Blueprint backs PLOD to boost spirits

The wholesale industry Blueprint for Spirits and Fortified Wines scheme plans to revolutionise the spirits market in the independent retail sector by promoting anti-theft security caps and open shelf self-select display.

In a marketing exercise code named PLOD – Putting Leaders On Display – the Federation of Wholesale Distributors’ Blueprint will lead the industry drive to win increased market share.
Plans are now advanced for trials which will introduce security caps fixed on high value bottles which can then be displayed on open shelves instead of behind the counter. The caps can only be removed by the retailer at the till – a thief will have to smash the bottle to get to the liquid.

Self-select of litre and 70cl bottles, with fractionals still behind the counter, has been pioneered by the Blueprint for more than two years. Independent retailers using self select showed increases in the sales of litres and 70cl. But FWD believes the security cap will give local retailers a new sense of confidence in self select.

The scheme has been constructed by IMA, the Manchester agency responsible for field implementation of the Blueprints, on behalf of the Federation. Alan Toft, Blueprint chairman, said: “PLOD is a twofold message – it will come to signify increased high value bottle sales but at the same time remind the retailer that the police will finger thieves.

“The security caps will be distributed eventually by every wholesaler selling spirits but we will first prove the economics of this new thinking. We must overcome the tradition of display of spirits behind the counter. It’s the biggest block on sales in the local market – it’s a throwback we must change.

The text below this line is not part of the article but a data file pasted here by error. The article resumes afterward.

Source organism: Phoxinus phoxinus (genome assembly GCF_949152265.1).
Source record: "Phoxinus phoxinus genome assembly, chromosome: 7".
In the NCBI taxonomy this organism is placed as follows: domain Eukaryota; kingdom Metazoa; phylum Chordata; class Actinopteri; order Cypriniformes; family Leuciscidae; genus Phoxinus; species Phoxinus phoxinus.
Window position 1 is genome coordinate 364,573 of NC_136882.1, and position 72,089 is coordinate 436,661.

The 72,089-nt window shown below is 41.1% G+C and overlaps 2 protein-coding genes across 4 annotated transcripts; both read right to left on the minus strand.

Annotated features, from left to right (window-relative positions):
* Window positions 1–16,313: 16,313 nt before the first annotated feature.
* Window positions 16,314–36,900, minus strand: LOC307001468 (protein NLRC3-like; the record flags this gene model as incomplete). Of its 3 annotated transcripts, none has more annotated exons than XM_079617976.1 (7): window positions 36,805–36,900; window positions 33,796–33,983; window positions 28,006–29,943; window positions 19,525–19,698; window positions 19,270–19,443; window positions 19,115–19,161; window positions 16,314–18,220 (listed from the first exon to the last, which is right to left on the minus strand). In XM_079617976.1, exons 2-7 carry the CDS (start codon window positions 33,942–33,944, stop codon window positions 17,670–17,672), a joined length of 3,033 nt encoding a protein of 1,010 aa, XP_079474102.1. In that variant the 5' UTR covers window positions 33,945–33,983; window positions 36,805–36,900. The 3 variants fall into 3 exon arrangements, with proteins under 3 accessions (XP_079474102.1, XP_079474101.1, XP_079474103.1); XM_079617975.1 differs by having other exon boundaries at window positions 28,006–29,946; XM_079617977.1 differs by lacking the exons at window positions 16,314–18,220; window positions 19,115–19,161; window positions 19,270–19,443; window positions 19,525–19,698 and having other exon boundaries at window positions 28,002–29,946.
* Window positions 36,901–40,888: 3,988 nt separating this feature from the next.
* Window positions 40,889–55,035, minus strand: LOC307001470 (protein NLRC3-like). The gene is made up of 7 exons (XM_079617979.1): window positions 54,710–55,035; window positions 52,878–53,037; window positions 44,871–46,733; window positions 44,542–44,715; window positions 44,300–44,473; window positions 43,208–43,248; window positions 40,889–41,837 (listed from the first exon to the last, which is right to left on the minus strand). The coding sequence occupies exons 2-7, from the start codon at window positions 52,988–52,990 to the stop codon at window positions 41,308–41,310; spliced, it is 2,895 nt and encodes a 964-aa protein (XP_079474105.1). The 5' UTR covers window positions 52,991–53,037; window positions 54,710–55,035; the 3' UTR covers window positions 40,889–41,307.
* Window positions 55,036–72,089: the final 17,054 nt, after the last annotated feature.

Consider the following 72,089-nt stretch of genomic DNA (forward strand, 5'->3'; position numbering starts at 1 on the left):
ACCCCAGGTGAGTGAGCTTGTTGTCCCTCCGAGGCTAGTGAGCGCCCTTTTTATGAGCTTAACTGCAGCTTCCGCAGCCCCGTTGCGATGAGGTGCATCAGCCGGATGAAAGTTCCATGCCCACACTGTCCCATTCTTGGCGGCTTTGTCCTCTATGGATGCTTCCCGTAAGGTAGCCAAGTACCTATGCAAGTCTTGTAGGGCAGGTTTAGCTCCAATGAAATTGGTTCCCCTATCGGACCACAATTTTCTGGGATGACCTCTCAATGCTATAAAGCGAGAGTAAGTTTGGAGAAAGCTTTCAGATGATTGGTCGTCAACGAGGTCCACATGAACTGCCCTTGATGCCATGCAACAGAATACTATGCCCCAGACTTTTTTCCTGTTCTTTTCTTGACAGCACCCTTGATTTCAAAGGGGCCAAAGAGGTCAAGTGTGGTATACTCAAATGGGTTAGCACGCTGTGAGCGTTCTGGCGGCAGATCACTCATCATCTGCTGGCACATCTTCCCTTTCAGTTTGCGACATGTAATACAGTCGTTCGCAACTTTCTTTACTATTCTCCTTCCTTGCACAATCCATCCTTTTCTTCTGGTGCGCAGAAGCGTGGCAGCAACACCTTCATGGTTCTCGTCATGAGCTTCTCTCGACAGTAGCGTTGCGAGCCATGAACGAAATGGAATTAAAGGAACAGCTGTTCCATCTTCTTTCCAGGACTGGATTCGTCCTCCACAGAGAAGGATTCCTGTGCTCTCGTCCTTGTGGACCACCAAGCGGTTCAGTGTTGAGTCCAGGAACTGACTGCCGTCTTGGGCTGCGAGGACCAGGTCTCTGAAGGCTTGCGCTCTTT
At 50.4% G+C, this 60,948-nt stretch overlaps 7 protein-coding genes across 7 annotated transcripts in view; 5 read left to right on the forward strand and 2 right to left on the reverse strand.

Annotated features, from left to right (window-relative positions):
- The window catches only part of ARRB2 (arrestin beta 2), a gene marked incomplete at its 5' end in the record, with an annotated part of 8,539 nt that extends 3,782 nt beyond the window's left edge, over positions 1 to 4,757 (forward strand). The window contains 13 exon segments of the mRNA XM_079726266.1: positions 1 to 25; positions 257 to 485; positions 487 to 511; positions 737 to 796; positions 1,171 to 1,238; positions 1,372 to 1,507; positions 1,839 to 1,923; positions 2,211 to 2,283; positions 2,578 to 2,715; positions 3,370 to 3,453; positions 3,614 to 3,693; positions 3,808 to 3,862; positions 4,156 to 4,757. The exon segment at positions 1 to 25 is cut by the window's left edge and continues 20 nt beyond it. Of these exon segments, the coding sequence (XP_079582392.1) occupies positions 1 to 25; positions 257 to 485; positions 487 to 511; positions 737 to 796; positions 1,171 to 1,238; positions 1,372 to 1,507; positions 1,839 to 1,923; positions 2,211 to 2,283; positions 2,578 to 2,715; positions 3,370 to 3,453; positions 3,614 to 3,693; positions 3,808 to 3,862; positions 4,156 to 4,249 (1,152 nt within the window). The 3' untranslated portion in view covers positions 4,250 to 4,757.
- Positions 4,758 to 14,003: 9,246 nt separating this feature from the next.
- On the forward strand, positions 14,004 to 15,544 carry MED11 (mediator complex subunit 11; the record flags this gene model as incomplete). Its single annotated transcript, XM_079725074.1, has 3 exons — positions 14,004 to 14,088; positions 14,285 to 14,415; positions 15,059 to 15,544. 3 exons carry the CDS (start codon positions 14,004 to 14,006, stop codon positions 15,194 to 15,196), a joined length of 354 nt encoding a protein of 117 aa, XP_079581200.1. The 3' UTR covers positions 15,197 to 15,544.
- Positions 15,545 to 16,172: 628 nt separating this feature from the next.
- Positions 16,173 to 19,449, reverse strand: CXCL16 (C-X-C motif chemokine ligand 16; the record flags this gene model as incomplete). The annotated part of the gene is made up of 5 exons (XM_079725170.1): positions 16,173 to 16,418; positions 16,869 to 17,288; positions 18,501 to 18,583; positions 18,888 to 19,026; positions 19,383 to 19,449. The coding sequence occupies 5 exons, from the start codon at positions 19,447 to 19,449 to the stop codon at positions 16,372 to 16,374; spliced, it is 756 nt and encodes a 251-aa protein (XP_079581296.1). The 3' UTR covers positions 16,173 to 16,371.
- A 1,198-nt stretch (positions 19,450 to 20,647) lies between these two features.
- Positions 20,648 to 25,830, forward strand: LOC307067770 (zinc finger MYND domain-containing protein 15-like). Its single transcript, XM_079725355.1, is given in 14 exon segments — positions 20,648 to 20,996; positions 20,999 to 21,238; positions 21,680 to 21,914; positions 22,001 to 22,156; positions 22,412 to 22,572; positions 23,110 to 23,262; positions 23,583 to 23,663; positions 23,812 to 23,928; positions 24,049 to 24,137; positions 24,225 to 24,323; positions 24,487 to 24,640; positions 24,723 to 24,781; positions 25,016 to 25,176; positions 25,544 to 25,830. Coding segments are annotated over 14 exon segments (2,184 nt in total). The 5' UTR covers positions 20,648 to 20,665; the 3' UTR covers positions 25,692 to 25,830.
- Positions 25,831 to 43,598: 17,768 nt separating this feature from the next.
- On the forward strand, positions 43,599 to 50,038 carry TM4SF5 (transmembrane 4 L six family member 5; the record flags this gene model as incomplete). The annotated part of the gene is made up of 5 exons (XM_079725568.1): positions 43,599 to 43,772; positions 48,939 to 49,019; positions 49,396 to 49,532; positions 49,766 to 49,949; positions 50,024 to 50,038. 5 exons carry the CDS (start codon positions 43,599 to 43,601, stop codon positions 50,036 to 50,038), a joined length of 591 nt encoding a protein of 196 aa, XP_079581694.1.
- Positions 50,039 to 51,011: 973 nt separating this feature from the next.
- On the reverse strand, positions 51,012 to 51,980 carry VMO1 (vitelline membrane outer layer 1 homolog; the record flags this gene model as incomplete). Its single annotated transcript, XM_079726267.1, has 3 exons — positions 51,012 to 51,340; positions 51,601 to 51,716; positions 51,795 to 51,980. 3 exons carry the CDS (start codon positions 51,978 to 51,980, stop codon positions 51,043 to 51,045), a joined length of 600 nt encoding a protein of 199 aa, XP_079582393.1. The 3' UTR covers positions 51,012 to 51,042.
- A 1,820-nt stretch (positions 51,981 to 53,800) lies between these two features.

“The Blueprint is opening up, by this scheme, the first new path to increased profits from spirits for independents since the first bottle of Scotch was distilled. The independent retailer should use the impartial and objective Blueprint guidance for product selection and display. They will not go wrong.

“PLOD, as a code name, will be a Blueprint copyright. It will serve to remind the market of the first principle of the Blueprints – Putting Leaders On Display – has been the catalyst for thousands of local retailers who now have a successful off licence,” said Toft.

Independent retailers who will be involved in the exercise are now being selected by wholesalers supporting the trials.

Prior to the decision to trial security caps, the independently owned Scisset Supermarket, in Scisset, West Yorkshire, put 70cls and half bottles on open display but near the counter. Fractionals remained defended behind the counter.
The store is owned by Harry and Kully Kaur, winners of the Blueprint Retailer of the Year 2005 – awarded for their successful implementation of the Blueprint principles in their off licence department.

Kully said: “We placed litres and 70cls of spirits out in the store on open shelves but near the counter as an experiment following a discussion with the Blueprint scheme director Ross Shelley.
“This self service allowed customers to examine the product and check the price. Sales increased by 15%. In addition our customers are upgrading – they are trying the more expensive lines. Malt whisky was once a once a year Christmas seller but we are now selling it through the year.”

The Kaurs have used the four Blueprints – for beers, lagers and ciders, wines, spirits and fortified wines, and alcoholic ready-to-drink (ARTDs) – to great effect in their store over the past seven years.

They believe the new security caps will be a great boost for the independent retailer and will take part in the trial. Kully said: “The Blueprints are a partnership. We provide our retailing experience and knowledge of our customers and the Blueprints bring us industry best practice.”

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